Assaf Kehati Quartet – Flowers and Other Stories

Artist: Assaf Kehati Quartet

Album: Flowers and Other Stories

Label: AK Jazz


Genre: Jazz

Sounds Like: Pat Methany

Technical Grade: 9/10

Production / Musicianship Grade: 9/10

Commercial Value: 10/10

Overall Talent Level: 10/10

Songwriting Skills: 9/10

Performance Skills: 10/10

Best Songs: The Most Beautiful Flower; Calling Me Home; The Snow and the Sun

Weakness:  I can’t think of any.

Strength: Musicianship; Songwriting; Emotionality



I love jazz.  I love the evocative nature of jazz.  I love the way the music paints a picture inside my head as I listen.  I almost always listen to jazz with my eyes closed so that nothing of the world can intrude on my senses.  I am very partial to sax-centric jazz opposed to guitar-based.


Listening to the Assaf Kehati Quartet has changed my opinion of guitar-centric jazz. Kehati is almost prodigy-like in his phrasings and solos.  He is geometric and polished in his improvisations.  There is nothing insincere about his playing.  He’s hip but he doesn’t shove his hipness down our throats.  His intonations are evocative, emotional, exotic, and almost erotic.  There were times during my listening of this album that his guitar sounded like a Fender-Rhodes electric piano.  I kept wondering how he did that. Farber (sax) alternately soars and crawls with his solos.  He is sometimes dark and playful at other times.  He’s expressive without overplaying.  He took me to great heights and then laid me low to the gutter with his passionate phrasing. Sapir (bass) and Schlomo provide a rock hard rhythm section for Kehati and Farber to rally around. Each and every composition on this album is passionate, flowing, dynamic, and groovy.  I am impressed with every aspect of this album because each song was able to transport me, in my mind, to a place where life is rich with promise. Oh yes, these cats can play.


Track One “Calling Me Home”:  The intro is very haunting and strangely picturesque.  The piece descends into some fits and starts and then ascends into a lush melody with some brilliant musicianship.  The solos going back and forth were all at once vibrant, lush, and colorful. Track Two “Mr. Mario”:  This song seems a bit quirky and frantic.  The solos are absolutely vibrant but a little disconnected and disjointed for my taste.  The melody is almost dreamlike. Track Three “Tali”:  This is the only piece I did not entirely like.  It seems too “Kenny G – esque” to me.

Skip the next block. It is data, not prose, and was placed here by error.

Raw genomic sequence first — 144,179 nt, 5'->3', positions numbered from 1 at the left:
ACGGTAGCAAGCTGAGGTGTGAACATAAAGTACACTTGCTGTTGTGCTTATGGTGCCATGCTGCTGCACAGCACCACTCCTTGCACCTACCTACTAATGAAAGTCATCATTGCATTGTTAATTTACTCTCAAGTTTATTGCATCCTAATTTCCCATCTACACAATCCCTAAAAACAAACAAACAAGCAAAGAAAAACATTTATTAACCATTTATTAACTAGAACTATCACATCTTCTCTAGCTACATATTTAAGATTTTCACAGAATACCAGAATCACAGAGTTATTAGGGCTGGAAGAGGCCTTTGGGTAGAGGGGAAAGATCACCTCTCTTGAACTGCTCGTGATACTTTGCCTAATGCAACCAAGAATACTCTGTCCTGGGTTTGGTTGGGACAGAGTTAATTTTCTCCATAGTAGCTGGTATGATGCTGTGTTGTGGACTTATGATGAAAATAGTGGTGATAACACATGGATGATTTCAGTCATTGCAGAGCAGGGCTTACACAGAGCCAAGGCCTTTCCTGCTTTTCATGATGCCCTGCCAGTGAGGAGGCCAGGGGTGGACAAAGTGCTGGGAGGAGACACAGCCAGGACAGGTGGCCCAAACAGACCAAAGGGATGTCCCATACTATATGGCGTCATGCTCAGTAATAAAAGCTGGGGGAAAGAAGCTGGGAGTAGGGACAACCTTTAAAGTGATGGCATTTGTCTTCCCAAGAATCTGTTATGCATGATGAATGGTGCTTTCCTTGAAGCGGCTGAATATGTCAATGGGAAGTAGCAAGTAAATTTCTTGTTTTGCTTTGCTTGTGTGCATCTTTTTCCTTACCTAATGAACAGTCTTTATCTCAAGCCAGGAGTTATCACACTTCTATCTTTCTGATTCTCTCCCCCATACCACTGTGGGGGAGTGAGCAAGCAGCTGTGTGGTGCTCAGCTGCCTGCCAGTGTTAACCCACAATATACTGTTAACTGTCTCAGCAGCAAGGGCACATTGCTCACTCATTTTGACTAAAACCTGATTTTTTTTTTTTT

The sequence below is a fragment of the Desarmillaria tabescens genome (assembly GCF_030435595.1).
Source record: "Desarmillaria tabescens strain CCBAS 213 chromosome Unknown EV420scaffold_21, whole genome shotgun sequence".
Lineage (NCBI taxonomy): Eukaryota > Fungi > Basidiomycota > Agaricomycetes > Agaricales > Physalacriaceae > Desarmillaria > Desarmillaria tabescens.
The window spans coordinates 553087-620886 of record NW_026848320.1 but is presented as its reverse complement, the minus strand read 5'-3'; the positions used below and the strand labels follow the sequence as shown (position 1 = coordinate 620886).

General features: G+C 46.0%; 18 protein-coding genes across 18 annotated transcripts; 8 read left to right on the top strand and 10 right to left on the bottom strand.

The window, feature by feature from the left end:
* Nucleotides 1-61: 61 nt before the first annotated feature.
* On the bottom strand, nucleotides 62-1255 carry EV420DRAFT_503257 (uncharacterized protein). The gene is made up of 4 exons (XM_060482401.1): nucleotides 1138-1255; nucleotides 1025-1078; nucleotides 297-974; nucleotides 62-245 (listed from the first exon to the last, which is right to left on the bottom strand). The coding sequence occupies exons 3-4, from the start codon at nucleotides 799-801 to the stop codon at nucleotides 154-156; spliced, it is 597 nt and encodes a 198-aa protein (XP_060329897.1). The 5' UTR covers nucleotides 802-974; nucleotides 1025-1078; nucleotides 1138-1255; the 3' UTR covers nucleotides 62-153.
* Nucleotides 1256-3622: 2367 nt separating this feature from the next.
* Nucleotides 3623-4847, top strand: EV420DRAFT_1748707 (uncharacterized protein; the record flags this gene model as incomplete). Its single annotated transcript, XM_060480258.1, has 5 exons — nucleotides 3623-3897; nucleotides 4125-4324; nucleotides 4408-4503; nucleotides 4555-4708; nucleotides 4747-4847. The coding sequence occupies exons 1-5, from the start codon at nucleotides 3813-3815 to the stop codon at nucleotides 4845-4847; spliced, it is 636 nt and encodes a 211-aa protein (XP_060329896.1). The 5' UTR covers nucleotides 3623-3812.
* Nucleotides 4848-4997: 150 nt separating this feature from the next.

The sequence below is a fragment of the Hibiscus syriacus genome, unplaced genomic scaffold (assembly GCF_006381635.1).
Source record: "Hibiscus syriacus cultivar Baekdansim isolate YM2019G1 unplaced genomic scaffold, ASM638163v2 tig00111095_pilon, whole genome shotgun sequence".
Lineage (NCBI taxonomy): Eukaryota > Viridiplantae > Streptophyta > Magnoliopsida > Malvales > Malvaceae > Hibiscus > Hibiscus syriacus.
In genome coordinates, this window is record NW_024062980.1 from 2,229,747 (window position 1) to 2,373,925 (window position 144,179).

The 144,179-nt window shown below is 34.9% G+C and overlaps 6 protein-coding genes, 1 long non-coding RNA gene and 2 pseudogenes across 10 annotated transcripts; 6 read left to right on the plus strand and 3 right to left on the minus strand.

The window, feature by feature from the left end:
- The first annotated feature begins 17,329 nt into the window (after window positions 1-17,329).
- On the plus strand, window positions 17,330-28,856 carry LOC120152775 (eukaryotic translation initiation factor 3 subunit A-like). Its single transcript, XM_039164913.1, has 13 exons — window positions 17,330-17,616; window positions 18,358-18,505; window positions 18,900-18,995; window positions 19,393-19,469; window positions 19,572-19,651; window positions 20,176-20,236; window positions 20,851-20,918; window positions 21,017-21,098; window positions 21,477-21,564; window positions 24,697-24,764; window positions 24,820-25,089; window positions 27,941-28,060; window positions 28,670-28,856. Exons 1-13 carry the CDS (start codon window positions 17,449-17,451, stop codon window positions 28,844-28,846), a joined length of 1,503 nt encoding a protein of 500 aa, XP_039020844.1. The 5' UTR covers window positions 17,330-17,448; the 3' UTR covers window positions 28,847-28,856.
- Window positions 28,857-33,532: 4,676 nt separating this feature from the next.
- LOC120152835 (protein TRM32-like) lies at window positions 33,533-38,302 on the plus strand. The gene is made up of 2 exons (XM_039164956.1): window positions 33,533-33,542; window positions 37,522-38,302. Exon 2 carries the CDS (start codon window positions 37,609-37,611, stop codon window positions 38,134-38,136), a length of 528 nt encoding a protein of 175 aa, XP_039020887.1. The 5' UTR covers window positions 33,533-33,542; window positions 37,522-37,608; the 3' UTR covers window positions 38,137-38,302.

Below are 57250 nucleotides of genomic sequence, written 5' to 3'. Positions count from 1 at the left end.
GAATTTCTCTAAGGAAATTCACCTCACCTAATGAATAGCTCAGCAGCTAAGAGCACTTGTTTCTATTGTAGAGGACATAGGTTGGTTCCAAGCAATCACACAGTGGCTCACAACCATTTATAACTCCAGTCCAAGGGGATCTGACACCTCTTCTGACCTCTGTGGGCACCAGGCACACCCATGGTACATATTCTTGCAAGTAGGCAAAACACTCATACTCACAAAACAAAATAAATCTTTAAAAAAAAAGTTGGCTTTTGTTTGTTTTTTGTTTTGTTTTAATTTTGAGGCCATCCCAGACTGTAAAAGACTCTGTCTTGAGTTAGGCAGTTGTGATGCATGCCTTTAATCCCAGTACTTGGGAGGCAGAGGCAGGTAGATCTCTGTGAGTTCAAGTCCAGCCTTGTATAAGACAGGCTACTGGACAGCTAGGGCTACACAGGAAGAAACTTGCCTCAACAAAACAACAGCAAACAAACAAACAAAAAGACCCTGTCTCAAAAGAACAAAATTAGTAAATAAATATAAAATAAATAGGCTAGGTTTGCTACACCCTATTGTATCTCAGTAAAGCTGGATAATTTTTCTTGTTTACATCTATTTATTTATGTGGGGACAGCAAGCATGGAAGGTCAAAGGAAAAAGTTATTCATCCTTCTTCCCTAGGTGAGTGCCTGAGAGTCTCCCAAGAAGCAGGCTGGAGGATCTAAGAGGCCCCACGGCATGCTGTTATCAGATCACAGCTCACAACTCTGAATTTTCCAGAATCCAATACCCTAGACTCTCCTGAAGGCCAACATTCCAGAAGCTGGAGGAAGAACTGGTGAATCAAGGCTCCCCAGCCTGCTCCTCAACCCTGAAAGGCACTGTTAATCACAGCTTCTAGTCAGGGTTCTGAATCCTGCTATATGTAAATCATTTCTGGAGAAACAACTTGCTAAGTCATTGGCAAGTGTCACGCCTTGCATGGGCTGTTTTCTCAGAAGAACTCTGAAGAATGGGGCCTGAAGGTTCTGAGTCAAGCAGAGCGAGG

Track Four “The Most Beautiful Flower”:  In this piece Kehati paints a luxurious landscape filled with his guitar as a brush laying down strokes of a terrible beauty in the landscape.  The sax solos provide a coloring of haunting dimensions.  I almost fell into a quasi dream-state as I listened to this.  It’s my favorite piece on the album. Track Five “The Snow and the Sun”: This piece picks right up where “The Most Beautiful Flower” leaves us.  It is a natural segue.  The two compositions seem like a companion to each other.  Maybe, these pieces should have been bookends to the album.  One opening and the other closing the album.  In my opinion, song selection and placement are the keys to the conceptual nature of an album. Track Six “Don’t Attack: The sax sings in a plaintive and furtive voice.  It meanders around the guitar phrasings being laid down in a whispering interludes.  The guitar and the sax are alternating in a whispering and shouting fashion.  One ascends as the other descends almost as if they are struggling to reach the top of a hill taking one step up and two steps back. I thoroughly enjoyed track Seven, “Invisible Green”.  But, it seemed as if it was just a showcase for Kehati to flex his muscles as a soloist.  There was, in my opinion, no real discerning melody.  There was no muscle.


My overall rating is 9/10.  I changed my opinion about guitar-centric jazz when I listened to this album  I was never a fan of the guitar in the jazz world before.  I’m still not but I love Kehati’s  playing and the way he moves his playing to a spot just outside the traditional confines of jazz.


Ron Frustaglia

~ by carlitoreviews on July 14, 2011.

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